There's nothing like a good valve amplifier to whet an audiophile's appetite. If you're into this sort of thing (and many people are), that sort of industrial, almost steampunk aesthetic that you get from a proper vacuum system draws the eye like little else. We saw quite a few of them at the show, including some rather snazzy multi-coloured examples from lesser-known Greek brand Hart, but these Line Magnetic dazzlers really caught our eye. 

Line Magnetic was showcasing a number of valve models at this year's event, including the handsome LM-845 Premium unit and the equally attractive LM-805IA integrated amp, both of which looked resplendent in their glossy piano-black finishes.

Stein Music TopLine Bob L floorstanders

Ridiculously oversized horn drivers were very much the thing at High End Munich 2024, and while the Stein Music TopLine Bob L's jumbo rims were miraculously beaten for size by some of the truly mammoth offerings at this year's event (hello to Avant Garde and Aeris Cerat), few were as eye-catching or as colourful. 

Resplendent in what we're going to term 'toffee apple red', those mammoth circular horns do rather draw the eye, but if you can move past what appear to be two King Kong-sized doughnuts, each speaker packs an integrated, DSP-controlled active subwoofer alongside 1500 watts of amplifier power. Oh, and they'll likely set you back around $200,000 if you're willing to splash out on a pair of floorstanders that could clash with the decor in your front room. Unless you have the perfectly decorated front room to match, of course.

ESD Super Dragon horn loudspeakers  

This one's a biggie, and we don't just mean in terms of size. 

Accompanied by a small arsenal of amplification units and an array of smaller floorstanders, the colossal ESD Super Dragon speakers were assuredly one of Munich's highlights for anyone who delights in big horns at prices that make your eyes bleed. Retailing at a cool €811,111, the gargantuan Super Dragons are aptly named in that not only are truly terrifying to behold, they'll burn a hole through your savings quicker than Smaug eviscerating his entire hoard of golden treasure.

They certainly went loud and proud, although a rather odd version of the German national anthem, revamped with lyrics that would make a Eurovision contestant cringe, didn't necessarily make us hungry to hear more. Maybe some Imagine Dragons would have been more appropriate.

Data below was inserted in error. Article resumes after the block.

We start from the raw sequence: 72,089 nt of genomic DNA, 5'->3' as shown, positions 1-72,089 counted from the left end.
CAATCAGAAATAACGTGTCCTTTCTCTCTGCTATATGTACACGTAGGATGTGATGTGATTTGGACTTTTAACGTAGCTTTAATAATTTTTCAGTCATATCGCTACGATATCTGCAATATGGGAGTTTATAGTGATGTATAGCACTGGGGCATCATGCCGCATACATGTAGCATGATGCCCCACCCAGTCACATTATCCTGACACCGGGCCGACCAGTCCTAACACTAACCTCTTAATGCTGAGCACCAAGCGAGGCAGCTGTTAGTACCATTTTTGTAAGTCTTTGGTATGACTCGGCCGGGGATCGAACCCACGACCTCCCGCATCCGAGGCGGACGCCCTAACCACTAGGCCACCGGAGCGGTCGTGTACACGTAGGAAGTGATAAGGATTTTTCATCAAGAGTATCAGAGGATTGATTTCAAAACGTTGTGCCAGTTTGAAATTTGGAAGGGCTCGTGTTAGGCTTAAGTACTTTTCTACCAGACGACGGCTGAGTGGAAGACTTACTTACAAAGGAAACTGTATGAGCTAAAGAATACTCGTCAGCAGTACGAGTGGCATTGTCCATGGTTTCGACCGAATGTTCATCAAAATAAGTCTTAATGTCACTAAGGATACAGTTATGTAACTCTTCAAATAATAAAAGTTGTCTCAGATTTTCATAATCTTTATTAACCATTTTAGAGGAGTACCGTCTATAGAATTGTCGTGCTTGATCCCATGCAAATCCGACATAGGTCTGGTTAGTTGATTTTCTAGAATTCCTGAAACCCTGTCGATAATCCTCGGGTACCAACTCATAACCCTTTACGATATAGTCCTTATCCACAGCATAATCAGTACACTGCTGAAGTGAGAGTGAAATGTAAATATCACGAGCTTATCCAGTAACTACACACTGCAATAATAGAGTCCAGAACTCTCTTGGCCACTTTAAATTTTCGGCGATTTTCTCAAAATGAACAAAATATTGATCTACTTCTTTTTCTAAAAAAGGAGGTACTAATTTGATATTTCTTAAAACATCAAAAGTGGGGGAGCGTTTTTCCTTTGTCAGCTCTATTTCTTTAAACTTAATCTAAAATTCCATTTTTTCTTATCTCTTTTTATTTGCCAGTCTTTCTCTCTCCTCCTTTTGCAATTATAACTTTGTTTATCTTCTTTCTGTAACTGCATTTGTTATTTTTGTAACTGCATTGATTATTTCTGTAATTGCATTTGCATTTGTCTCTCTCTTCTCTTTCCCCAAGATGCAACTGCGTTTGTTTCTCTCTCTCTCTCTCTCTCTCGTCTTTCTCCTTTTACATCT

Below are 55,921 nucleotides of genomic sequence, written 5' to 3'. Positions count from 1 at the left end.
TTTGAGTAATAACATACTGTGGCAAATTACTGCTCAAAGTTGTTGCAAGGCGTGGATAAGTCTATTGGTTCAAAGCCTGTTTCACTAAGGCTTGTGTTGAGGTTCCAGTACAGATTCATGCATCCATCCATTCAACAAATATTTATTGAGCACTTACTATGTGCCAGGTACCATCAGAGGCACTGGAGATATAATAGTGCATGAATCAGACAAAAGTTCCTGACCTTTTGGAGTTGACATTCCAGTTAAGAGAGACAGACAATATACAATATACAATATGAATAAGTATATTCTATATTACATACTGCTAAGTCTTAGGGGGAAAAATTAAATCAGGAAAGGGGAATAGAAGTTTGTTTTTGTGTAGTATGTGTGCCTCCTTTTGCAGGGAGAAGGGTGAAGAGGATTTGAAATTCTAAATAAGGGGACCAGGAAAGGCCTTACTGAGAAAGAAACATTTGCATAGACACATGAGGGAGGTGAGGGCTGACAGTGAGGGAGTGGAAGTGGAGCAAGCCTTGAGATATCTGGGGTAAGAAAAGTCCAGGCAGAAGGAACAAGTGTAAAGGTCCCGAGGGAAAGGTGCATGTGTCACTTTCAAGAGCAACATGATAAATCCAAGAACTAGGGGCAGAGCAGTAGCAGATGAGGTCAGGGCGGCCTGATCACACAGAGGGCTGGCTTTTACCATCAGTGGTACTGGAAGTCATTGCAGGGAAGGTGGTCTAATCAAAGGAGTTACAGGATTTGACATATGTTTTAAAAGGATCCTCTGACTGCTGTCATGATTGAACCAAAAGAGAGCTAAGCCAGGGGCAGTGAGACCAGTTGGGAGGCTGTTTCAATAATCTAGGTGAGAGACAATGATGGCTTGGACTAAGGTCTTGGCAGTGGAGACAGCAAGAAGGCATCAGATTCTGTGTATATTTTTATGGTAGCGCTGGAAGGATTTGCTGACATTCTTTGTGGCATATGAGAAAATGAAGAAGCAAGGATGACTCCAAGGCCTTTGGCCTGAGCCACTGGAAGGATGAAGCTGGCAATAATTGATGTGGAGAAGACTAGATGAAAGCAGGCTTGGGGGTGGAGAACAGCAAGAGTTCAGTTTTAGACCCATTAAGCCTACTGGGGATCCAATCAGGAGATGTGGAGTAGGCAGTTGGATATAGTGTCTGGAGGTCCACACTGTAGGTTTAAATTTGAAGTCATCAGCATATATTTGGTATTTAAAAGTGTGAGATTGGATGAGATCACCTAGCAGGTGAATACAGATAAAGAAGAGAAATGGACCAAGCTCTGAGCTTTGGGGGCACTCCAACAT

Metaxas & Sins Papillon reel-to-reel tape deck

While sound is paramount, we have absolutely no problem with audio brands choosing to prioritise style as much as, perhaps more, than substance. Hundreds of manufacturers are pursuing the best sound possible from carefully constructed cabinets and exquisitely engineered drive units and circuits, so it's nice to see a brand throw every sensible engineering manual out the window and just do something crazy.

And boy has Metaxas & Sins gone down that road. Melding bizarre designs with fully functioning hi-fi functionality, we can't think of anything that even came close to the Netherlands-based brand's utterly bewildering array of demo models. From the intricate mechanical ridiculousness of that yellow Papillon reel-to-reel tape player to the handsomely garish Opus preamp, it was enough to give a person a migraine, albeit in a rather charming way.


High End Munich 2024 news and highlights: Focal, Pro-Ject, Chord and more

7 of the best stereo speakers at High End Munich 2024

Our pick of the best stereo speakers you can buy

PMC built an 11.1.6 Dolby Atmos Music system worth €300,000 – and now I'm conflicted

We had a chance to get a hands-on review of the Focal Hadenys at Munich 2024 

Harry McKerrell
Staff writer

Harry McKerrell is a staff writer at What Hi-Fi?. He studied law and history at university before working as a freelance journalist covering TV and gaming for numerous platforms both online and in print. When not at work he can be found playing hockey, practising the piano or forcing himself to go long-distance running.